Viral hemorrhagic septicaemia virus (VHSV) evolution and adaptation potential in farmed Atlantic salmon in British Columbia
Viral hemorrhagic septicemia virus (VHSV) occurs in British Columbia’s Atlantic salmon aquaculture sea-cage industry. Molecular epidemiological studies have demonstrated that the source of VHS virus in farmed fish is often a result of ‘spillover’ from a wild reservoir, likely from infected Pacific herring and sardine. To date, the detection of VHSV in farmed salmon has yet to be associated with significant disease. Nevertheless, with the annual finding of VHSV within Atlantic salmon and VHSVs potential for rapid mutation rates, concerns arise from the ability of the naturally occurring marine VHSV to adapt and become pathogenic to farmed Atlantic salmon. This project will compare VHSV isolates obtained from Pacific herring and Atlantic salmon infected under controlled laboratory conditions to characterize the viral mutant spectrum present in infected fish and identify the mechanisms or genetic background facilitating inter-species transmission of VHSV. This project will be an important step in determining the agent responsible for VHSV disease transmission and key to controlling virulence of the disease in Atlantic salmon.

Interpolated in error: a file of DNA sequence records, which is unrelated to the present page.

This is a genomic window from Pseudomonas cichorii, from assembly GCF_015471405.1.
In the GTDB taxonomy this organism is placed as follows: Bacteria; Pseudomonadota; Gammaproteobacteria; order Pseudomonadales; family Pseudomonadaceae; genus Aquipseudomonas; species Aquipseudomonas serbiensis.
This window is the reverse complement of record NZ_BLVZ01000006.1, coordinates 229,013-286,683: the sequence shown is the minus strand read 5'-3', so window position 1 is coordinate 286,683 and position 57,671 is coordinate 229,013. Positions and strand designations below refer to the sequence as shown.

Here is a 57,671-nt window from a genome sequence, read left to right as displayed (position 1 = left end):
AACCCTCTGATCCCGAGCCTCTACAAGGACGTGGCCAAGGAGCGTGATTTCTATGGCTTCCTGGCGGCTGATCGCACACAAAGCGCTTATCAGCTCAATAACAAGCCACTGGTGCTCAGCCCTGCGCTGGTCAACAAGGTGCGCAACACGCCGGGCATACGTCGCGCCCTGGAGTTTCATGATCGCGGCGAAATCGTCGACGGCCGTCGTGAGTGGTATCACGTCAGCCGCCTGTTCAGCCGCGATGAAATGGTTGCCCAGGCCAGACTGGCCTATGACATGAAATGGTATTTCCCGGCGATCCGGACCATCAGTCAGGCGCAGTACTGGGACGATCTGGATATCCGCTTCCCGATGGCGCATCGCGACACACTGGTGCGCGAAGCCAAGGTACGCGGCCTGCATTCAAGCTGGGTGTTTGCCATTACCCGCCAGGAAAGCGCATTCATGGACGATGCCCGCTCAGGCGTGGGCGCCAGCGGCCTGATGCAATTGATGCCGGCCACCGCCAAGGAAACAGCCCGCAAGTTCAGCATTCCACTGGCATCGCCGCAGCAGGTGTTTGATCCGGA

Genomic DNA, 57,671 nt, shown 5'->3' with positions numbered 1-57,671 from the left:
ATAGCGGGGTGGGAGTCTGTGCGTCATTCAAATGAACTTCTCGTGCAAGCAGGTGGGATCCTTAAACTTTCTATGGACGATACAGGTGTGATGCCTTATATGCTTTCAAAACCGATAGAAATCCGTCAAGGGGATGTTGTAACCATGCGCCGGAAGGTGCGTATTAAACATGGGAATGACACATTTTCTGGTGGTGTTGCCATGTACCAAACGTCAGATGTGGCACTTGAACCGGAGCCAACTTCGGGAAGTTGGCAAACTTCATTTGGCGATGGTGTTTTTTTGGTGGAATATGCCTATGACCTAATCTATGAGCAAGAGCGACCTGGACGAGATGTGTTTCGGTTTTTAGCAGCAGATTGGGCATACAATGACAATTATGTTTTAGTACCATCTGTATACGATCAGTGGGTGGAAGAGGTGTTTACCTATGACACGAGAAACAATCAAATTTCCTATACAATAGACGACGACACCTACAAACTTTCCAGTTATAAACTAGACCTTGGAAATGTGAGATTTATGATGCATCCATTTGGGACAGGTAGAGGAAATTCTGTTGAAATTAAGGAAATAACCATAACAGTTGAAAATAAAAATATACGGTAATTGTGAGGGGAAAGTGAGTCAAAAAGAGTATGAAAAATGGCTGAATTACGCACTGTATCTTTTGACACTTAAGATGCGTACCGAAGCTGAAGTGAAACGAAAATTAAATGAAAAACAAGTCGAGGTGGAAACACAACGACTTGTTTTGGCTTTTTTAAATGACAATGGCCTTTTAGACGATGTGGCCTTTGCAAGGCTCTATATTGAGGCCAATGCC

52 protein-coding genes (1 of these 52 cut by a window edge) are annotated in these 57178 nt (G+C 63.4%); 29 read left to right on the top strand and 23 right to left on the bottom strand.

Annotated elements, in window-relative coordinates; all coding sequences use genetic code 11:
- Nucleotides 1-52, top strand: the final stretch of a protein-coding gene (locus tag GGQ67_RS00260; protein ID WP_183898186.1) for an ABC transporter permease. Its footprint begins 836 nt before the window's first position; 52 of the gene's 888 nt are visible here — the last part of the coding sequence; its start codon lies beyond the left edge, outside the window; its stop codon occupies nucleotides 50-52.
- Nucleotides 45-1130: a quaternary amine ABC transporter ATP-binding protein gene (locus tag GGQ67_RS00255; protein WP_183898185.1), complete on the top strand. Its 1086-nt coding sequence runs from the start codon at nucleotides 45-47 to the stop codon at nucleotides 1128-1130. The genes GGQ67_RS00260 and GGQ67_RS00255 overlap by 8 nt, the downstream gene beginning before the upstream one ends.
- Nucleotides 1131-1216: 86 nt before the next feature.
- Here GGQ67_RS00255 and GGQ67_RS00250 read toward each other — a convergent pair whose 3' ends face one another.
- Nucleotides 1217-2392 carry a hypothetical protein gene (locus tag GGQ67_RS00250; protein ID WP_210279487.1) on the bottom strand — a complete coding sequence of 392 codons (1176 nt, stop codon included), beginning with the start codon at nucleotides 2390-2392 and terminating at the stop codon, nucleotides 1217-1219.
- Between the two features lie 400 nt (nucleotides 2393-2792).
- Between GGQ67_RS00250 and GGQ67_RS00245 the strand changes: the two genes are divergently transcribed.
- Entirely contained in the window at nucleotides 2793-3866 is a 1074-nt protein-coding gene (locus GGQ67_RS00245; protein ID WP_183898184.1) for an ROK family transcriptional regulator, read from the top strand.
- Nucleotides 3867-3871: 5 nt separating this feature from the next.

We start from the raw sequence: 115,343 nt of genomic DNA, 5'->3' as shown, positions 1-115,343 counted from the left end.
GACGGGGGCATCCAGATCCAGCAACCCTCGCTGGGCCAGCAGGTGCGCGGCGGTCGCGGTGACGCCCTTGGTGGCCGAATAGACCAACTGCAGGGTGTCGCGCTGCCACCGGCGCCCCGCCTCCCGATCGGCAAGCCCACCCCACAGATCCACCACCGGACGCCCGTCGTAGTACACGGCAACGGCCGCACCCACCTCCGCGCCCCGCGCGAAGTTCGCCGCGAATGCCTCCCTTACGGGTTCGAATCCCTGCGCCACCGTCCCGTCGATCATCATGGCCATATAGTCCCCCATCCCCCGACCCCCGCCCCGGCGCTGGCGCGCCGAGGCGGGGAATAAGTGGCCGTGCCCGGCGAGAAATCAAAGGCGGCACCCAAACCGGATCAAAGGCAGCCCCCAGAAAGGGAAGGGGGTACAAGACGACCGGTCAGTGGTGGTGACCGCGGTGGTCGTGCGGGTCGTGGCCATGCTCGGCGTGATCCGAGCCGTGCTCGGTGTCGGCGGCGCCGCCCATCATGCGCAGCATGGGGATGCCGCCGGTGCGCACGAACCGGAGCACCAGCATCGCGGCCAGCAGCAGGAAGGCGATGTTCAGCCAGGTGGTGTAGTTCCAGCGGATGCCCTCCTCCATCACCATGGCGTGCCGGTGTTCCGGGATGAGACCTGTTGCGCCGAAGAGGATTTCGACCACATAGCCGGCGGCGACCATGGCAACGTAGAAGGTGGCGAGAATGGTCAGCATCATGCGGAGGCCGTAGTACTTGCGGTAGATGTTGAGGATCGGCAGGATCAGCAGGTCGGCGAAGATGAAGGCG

Program for Aquaculture Regulatory Research (PARR)
Research scientist, Pacific Biological Station, Nanaimo, BC
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